"There’s a lot of stuff agencies have learned as muscle memory that big professional services firms haven’t had to. When it’s a Friday night, and a client expects you to change 50 things for them, and the professional services firm has packed up and gone home for the night, that is where agencies come into their own."
He also believes the entrance of consultancies will offer a "fast-track to price re-calibration" and reverse the downward spiral of agency fees that has accelerated over the past few years. The likes of Accenture, EY and PwC are unlikely to accept "McDonald’s prices", Baxter says, and clients have realised they had been handed "cheap, young teams" without the experience and skills to cope with an ever-changing market landscape.
"I think you’re starting to see the market swing a little bit back. The market bottomed out six- to 12 months ago and a lot of clients in ‘Mediapalooza’ that shopped on price, guess what, they are back at the table now and they are shopping on service," he says.
"In the last 12 months there has been way more price tolerance for senior, quality teams than there was 12 months prior, and that is only going to increase."
Having instigated Initiative’s global turnaround, one of Baxter’s next priorities was the revival of its troubled UK agency.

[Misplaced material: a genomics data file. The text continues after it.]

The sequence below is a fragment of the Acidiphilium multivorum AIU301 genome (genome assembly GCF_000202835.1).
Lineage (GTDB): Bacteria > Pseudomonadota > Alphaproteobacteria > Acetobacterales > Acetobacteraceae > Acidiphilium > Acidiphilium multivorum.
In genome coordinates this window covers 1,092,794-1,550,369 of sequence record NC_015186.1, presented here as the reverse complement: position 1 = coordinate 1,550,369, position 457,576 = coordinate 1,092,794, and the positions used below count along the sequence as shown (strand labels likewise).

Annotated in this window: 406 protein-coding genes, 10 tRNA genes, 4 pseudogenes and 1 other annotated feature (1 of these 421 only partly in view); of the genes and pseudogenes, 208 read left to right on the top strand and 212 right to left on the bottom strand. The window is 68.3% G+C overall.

After receiving scores of two and three in the 2016 and 2017 Campaign School Reports ("pretty accurate," Baxter admits), in the wake of losing its flagship Tesco account, Initiative shook up its leadership team with the recruitment of Dentsu Aegis Network’s Richard Morris as UK chief executive and Mindshare’s Jed Hallam as chief strategy officer.
A more respectable score of six in the 2018 Campaign School Report hints at an improved performance, and Baxter claims he has "never felt better" about the network’s UK operation than he has in the past three months. "Richard has done an amazing job re-energising the office and senior leadership team," he says.
While the agency has been bolstered by chunks of UK-based global business for Carlsberg and Lego, Baxter insists the time has come for Initiative to start punching its weight in its domestic market, and has instructed Morris to deliver up to 60% of total UK revenue from locally-sourced clients: "The lifeblood of an agency is winning – if you’re not growing and winning, then you’re going backwards. There’s no such thing as standing still anymore.
"[The Carlsberg and Lego wins] have given the brand a bit of polish. They’ve now got to start winning some sizeable local accounts, but Richard knows that. Agency networks that rely on global accounts to survive are doomed. In the UK you want to be able to compete with the7stars and Goodstuff, and all the indies. If you can’t, and you’re living off freebies, then you’re in trouble.
"The pipeline is good but next six to 12 months is the reckoning period, really," he adds.
Alongside the revitalisation of the UK office and the acquisition of another "scaled global account", Baxter is prioritising an improvement in Initiative’s output over the coming 12 months.
While optimistic about the quality of upcoming work for the networks latest clients, and having recently picked up gold at the Campaign Media Awards for its Amazon Echo "Moments" campaign, he is hungry for greater recognition at next year’s Cannes Lions.
"I don’t want to be at Cannes as a hanger-on going to events and dinners; I want to be here because we have work being celebrated and has a chance of winning. That is a big milestone. I want to be a work-driven network that’s about the product we produce for clients," he adds